Stories from 24 July 2011
Thousands of students in the Philippines took to the streets on July 19 to demand a higher budget for education from President Noynoy Aquino. The protesting students used the latest planking craze to register their grievances.
In the aftermath clashes between army and separatist Kurdish PKK militants earlier this month, ethnic tension in Turkey continues to grow. Marches in the Zeytinburnu district of Istanbul broke out into larger scale street fighting on the night of July 21.
Prableen Kaur, a 23-year old local politician and youth leader from Oslo, has blogged a firsthand account of what she did to survive when a fanatic killer opened fire on a Labour Party youth camp in Utøya, Norway.
LevKo of Foreign Notes draws parallels between Russia's Khodorkovsky case and the current legal processes against former Prime Minister Yulia Timoshenko and Minister of the Interior, Yuri Lutsenko, against the background of a debate in the Financial Times.
Bloggers and journalists in Norway and abroad continue to look for any online traces of murder suspect Anders Behring Breivik in hopes that it could help explain his actions on Friday, 22 July 2011.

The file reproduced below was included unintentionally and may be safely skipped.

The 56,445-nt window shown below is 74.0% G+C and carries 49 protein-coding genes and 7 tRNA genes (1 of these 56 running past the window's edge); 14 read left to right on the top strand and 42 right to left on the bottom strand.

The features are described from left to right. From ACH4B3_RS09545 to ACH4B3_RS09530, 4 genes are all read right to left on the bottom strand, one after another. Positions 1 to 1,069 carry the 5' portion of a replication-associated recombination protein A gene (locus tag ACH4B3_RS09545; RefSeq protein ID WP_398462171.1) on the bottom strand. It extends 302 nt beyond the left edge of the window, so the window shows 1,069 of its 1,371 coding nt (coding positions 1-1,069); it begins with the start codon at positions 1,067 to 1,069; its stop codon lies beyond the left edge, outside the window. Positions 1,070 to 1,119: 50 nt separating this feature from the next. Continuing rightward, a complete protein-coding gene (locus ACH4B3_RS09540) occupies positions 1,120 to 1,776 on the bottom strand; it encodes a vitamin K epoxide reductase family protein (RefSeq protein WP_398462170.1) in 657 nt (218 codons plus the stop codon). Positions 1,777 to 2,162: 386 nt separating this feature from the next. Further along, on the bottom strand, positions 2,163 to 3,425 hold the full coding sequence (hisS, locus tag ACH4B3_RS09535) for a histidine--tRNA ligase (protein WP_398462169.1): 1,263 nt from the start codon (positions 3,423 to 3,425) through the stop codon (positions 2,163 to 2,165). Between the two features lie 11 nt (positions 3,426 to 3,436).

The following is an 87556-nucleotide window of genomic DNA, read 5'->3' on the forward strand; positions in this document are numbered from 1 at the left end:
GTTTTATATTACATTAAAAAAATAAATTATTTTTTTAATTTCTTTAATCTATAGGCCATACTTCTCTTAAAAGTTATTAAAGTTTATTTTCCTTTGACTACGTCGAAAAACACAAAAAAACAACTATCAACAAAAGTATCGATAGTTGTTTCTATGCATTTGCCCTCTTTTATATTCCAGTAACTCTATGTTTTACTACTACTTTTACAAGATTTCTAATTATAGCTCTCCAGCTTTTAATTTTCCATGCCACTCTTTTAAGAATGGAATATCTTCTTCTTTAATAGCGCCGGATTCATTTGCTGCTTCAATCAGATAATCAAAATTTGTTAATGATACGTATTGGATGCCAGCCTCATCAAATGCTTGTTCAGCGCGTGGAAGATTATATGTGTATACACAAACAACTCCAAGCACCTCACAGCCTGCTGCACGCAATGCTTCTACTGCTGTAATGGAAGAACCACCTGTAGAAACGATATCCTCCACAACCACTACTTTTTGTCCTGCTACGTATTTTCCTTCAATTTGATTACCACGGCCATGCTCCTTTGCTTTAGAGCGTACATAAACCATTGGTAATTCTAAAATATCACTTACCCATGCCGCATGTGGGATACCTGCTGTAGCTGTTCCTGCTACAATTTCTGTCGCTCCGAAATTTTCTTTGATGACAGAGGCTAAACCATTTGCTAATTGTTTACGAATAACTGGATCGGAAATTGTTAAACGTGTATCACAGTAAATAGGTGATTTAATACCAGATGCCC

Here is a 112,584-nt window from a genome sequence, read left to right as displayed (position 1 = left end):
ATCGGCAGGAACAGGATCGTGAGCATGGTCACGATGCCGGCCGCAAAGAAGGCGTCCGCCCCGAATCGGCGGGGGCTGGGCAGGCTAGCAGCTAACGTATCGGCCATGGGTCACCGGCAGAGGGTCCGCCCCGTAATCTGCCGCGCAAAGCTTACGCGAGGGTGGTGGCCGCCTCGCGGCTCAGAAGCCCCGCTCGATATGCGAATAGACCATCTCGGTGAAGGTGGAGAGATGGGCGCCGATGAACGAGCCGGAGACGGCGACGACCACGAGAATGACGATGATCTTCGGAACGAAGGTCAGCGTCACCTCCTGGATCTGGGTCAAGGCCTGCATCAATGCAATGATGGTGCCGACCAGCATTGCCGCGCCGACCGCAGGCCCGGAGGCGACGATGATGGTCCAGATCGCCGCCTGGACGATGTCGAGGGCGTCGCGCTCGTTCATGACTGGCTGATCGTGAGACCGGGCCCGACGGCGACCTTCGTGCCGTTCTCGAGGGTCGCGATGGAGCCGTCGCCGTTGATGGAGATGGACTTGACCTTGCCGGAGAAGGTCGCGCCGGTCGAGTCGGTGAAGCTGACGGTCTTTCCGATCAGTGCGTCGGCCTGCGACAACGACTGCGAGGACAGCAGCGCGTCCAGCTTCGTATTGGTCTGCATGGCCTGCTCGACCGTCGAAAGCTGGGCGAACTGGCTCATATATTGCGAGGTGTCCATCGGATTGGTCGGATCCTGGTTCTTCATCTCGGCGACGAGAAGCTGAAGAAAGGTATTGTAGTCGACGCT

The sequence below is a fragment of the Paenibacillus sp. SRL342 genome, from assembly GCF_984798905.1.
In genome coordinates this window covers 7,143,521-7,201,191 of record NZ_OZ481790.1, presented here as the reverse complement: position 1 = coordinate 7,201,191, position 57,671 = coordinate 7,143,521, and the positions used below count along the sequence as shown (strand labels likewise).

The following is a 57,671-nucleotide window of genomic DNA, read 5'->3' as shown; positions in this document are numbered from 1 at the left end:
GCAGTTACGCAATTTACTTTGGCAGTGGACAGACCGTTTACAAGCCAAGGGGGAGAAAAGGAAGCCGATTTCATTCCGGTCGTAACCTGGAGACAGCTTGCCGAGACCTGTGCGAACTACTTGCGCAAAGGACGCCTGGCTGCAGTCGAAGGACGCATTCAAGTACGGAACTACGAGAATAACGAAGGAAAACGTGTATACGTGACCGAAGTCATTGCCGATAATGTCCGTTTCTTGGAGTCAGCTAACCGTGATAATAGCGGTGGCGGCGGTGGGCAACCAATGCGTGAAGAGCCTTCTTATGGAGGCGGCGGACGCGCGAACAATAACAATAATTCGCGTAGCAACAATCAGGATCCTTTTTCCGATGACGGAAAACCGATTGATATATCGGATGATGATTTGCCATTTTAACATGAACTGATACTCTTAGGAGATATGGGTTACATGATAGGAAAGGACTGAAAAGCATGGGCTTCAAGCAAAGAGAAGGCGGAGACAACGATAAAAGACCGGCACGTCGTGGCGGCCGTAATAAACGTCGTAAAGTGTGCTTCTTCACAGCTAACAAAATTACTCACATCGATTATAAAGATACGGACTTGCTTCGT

As we announced in a recent post, Colombia commemorated its day of independence this past July 20. The Internet, as expected, was the scene of many opinions and events that varied from pride of having been born in said country to political criticism.
On July 23, Egyptian demonstrators marched from Tahrir Square to the Ministry of Defense demanding the stoppage of military trials for civilians, the trial of Mubarak and his former regime, and asking their military rulers to speed up reforms. The initially peaceful protest ended with violence.
Global Voices' Steve Sharra talks to Frederick Bvalani, the creator of Malawi Fuel Watch Facebook page. Malawian netizens use the page to inform each other about where they can find fuel.
The passing of Manfila Kanté, a Guinean music star, has been announced via the Facebook account La Presse guinéenne en ligne [fr]. Aly Cherif (Prince Cherif) wrote [fr]: “The Guinean cultural scene is in mourning. Manfila Kanté died in Paris this Wednesday, July 20, following a long illness. A huge...
Anatoly Karlin of Sublime Oblivion questions whether there is a second wave of Russian emigration, instead seeing this as a Russophobic myth and continues this theme by posting a translation of Nikolai Starikov's blog post [RU] “How liberal myths are created.”
A collision between two high-speed trains in China in the evening of July 23 killed at least 35 people and injured over 200. C. Custer at ChinaGeeks has written about the government's cover-ups of the tragedy and railway safety issues, and the outrages that are pouring in China's online community.
Mona Kareem brings us the tale of #Tabukgirl and how this controversial story about a young girl being forcibly wed to a 60-year old man has sparked a strong response on Saudi Arabian social networks.